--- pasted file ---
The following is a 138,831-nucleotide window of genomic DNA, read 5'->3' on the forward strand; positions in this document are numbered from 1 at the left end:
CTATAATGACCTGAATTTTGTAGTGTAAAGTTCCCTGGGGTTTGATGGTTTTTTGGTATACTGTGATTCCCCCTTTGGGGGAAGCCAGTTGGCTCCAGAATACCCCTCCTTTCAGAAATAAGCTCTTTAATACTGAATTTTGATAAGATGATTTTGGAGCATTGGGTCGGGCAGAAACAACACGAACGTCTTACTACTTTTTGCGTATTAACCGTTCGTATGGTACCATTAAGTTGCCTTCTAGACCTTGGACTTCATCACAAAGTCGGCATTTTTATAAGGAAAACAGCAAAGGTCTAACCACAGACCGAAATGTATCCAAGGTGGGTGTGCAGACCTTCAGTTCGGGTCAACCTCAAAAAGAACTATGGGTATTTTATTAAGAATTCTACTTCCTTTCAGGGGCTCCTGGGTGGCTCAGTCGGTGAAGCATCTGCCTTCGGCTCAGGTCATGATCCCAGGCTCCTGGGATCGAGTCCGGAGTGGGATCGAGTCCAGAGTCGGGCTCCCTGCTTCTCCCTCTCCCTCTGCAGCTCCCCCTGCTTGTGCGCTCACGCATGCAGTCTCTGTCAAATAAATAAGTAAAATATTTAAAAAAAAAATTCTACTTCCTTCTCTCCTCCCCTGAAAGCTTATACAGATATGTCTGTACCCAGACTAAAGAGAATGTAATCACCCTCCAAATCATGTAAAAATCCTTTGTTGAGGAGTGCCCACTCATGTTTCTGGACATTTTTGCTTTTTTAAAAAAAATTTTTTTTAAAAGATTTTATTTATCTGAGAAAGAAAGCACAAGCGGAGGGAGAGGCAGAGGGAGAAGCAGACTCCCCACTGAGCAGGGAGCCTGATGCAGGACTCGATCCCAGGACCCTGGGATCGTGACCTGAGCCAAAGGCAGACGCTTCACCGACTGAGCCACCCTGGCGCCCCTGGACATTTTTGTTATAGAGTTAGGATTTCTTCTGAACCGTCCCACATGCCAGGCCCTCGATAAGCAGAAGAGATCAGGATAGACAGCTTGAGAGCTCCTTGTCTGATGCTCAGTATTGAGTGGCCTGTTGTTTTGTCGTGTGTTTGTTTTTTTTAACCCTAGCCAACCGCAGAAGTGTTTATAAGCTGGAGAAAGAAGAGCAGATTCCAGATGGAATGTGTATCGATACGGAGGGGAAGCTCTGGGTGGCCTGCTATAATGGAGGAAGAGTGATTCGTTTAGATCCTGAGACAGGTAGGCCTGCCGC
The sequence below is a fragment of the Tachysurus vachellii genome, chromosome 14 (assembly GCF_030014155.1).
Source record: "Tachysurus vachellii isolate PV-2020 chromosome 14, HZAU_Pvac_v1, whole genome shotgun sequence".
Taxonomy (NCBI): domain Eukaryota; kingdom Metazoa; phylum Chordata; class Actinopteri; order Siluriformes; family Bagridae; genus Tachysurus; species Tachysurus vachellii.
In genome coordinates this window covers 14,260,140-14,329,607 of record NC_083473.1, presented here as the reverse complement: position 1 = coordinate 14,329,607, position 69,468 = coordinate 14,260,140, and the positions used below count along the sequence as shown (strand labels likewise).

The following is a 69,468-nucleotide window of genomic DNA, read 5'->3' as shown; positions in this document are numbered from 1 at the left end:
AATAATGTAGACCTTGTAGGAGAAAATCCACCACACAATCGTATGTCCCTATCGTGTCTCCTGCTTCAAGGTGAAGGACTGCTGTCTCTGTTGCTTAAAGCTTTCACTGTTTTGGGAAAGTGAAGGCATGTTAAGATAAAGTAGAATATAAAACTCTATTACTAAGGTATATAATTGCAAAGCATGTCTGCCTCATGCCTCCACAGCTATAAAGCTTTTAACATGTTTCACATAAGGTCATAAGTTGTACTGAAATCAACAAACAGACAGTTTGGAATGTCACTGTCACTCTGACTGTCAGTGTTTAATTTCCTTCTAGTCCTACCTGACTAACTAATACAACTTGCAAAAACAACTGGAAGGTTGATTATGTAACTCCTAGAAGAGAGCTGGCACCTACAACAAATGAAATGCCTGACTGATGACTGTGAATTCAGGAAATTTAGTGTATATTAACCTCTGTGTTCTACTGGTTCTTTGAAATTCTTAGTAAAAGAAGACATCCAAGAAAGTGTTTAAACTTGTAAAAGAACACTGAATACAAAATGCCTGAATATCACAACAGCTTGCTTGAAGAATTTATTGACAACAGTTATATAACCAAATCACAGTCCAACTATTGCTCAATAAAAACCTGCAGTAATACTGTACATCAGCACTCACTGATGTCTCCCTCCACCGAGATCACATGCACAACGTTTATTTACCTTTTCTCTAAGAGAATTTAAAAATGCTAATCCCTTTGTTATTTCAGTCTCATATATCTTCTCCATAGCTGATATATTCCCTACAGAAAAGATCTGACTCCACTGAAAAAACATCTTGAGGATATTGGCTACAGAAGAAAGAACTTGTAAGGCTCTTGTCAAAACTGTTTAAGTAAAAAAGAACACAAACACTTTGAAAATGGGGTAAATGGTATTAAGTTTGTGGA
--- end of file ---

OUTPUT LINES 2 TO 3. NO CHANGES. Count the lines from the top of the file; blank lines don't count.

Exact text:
CTATAATGACCTGAATTTTGTAGTGTAAAGTTCCCTGGGGTTTGATGGTTTTTTGGTATACTGTGATTCCCCCTTTGGGGGAAGCCAGTTGGCTCCAGAATACCCCTCCTTTCAGAAATAAGCTCTTTAATACTGAATTTTGATAAGATGATTTTGGAGCATTGGGTCGGGCAGAAACAACACGAACGTCTTACTACTTTTTGCGTATTAACCGTTCGTATGGTACCATTAAGTTGCCTTCTAGACCTTGGACTTCATCACAAAGTCGGCATTTTTATAAGGAAAACAGCAAAGGTCTAACCACAGACCGAAATGTATCCAAGGTGGGTGTGCAGACCTTCAGTTCGGGTCAACCTCAAAAAGAACTATGGGTATTTTATTAAGAATTCTACTTCCTTTCAGGGGCTCCTGGGTGGCTCAGTCGGTGAAGCATCTGCCTTCGGCTCAGGTCATGATCCCAGGCTCCTGGGATCGAGTCCGGAGTGGGATCGAGTCCAGAGTCGGGCTCCCTGCTTCTCCCTCTCCCTCTGCAGCTCCCCCTGCTTGTGCGCTCACGCATGCAGTCTCTGTCAAATAAATAAGTAAAATATTTAAAAAAAAAATTCTACTTCCTTCTCTCCTCCCCTGAAAGCTTATACAGATATGTCTGTACCCAGACTAAAGAGAATGTAATCACCCTCCAAATCATGTAAAAATCCTTTGTTGAGGAGTGCCCACTCATGTTTCTGGACATTTTTGCTTTTTTAAAAAAAATTTTTTTTAAAAGATTTTATTTATCTGAGAAAGAAAGCACAAGCGGAGGGAGAGGCAGAGGGAGAAGCAGACTCCCCACTGAGCAGGGAGCCTGATGCAGGACTCGATCCCAGGACCCTGGGATCGTGACCTGAGCCAAAGGCAGACGCTTCACCGACTGAGCCACCCTGGCGCCCCTGGACATTTTTGTTATAGAGTTAGGATTTCTTCTGAACCGTCCCACATGCCAGGCCCTCGATAAGCAGAAGAGATCAGGATAGACAGCTTGAGAGCTCCTTGTCTGATGCTCAGTATTGAGTGGCCTGTTGTTTTGTCGTGTGTTTGTTTTTTTTAACCCTAGCCAACCGCAGAAGTGTTTATAAGCTGGAGAAAGAAGAGCAGATTCCAGATGGAATGTGTATCGATACGGAGGGGAAGCTCTGGGTGGCCTGCTATAATGGAGGAAGAGTGATTCGTTTAGATCCTGAGACAGGTAGGCCTGCCGC
The sequence below is a fragment of the Tachysurus vachellii genome, chromosome 14 (assembly GCF_030014155.1).